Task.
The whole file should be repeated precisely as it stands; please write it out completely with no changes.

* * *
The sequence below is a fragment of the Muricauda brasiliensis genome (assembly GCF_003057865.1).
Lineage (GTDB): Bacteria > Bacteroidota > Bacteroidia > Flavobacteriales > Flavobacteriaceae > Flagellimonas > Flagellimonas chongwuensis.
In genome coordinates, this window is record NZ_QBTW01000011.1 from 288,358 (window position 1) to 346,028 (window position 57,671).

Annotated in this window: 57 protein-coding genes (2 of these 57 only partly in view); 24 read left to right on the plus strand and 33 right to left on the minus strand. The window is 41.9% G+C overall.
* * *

The sequence below is a fragment of the Muricauda brasiliensis genome (assembly GCF_003057865.1).
Lineage (GTDB): Bacteria > Bacteroidota > Bacteroidia > Flavobacteriales > Flavobacteriaceae > Flagellimonas > Flagellimonas chongwuensis.
In genome coordinates, this window is record NZ_QBTW01000011.1 from 288,358 (window position 1) to 346,028 (window position 57,671).

Annotated in this window: 57 protein-coding genes (2 of these 57 only partly in view); 24 read left to right on the plus strand and 33 right to left on the minus strand. The window is 41.9% G+C overall.